Andrew Rangell, piano | Sarita Kwok & Robyn Bollinger, violins | Jessica Bodner, viola | Rafael Popper-Keizer, cello

ALL-BRAHMS PROGRAM

“A Rose Breaks into Bloom” (Es ist ein Ros’ entsprungen), Op.122, No.8 (1896)
Intermezzo, Op.76, No.4
String Quintet, Op.111, Un poco allegretto (arr. for piano by Rangell)
Intermezzi, Op. 116 No.5 in E minor & Op. 119 No. 2 in E minor
Piano Trio in A major, Op. Posthumous
Piano Quintet in F minor, Op.34

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Andrew Rangell, piano

“…through his commanding technique, prodigious intellect and consummate artistry, (Rangell) created a series of recordings that stand comparison to the best ever released.” All Music Guide

Pianist Andrew Rangell is best known for his performances of all thirty-two of Beethoven’s piano sonatas and for J.S. Bach’s Goldberg Variations.  Armed with a doctorate in piano from The Juilliard School, he won the Malraux Award of the Concert Artists Guild and later received the Avery Fisher Career Development Grant. More recently, the pianist’s superlative recordings of The Well-Tempered Clavier Book I, Italian Concerto, Partitas, French Suites and other works have established him among today’s most distinguished interpreters of Bach.   He has received universal accolades for his Intimate Works CD’s, and in 2000 he released recordings of Bach’s six Partitas as well as the complete Chopin Mazurkas. His most recent recording, A Chopin Recital, was released on the Steinway label.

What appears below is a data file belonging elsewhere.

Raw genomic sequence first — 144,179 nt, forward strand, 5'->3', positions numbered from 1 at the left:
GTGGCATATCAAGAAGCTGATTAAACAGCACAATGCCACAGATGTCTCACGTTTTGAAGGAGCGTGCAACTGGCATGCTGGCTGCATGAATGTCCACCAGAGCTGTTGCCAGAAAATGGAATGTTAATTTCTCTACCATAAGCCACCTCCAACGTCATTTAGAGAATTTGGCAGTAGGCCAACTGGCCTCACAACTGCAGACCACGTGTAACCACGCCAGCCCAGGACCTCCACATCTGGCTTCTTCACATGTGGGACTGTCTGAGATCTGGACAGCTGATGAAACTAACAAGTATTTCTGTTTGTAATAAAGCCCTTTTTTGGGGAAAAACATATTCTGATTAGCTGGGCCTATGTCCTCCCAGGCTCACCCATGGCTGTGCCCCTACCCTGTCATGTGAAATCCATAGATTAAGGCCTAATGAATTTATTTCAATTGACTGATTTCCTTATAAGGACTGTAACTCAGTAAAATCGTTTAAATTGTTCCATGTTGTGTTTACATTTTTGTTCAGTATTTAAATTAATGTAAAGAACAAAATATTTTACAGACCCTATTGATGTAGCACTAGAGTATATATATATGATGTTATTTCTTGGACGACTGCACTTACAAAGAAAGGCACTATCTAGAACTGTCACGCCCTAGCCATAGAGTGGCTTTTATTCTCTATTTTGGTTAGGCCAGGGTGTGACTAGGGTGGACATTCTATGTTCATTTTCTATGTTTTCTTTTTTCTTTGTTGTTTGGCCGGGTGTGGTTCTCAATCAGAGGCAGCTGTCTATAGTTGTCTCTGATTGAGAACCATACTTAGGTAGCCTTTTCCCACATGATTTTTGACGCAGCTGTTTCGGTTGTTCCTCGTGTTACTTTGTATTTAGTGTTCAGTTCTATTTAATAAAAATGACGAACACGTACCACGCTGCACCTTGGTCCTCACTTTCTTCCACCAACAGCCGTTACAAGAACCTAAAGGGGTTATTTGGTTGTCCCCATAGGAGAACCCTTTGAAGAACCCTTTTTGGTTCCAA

Rangell’s popularity has grown in recent years with frequent appearances on the NPR program Fresh Air. He gives recitals at major halls throughout the country, but is particularly active in New York City where he performs at the Metropolitan Museum of Art, the 92nd Street Y, and the Lincoln Center Mostly Mozart Festival.

“There are so many pianists before the public today that the category, `a typical pianist’ has itself become typical. But Andrew Rangell genuinely stands out, at once free spirited and precise, he has the mark of an original artist. The audience receives his intimate artistry with enthusiasm and gratitude.”  —The New York Times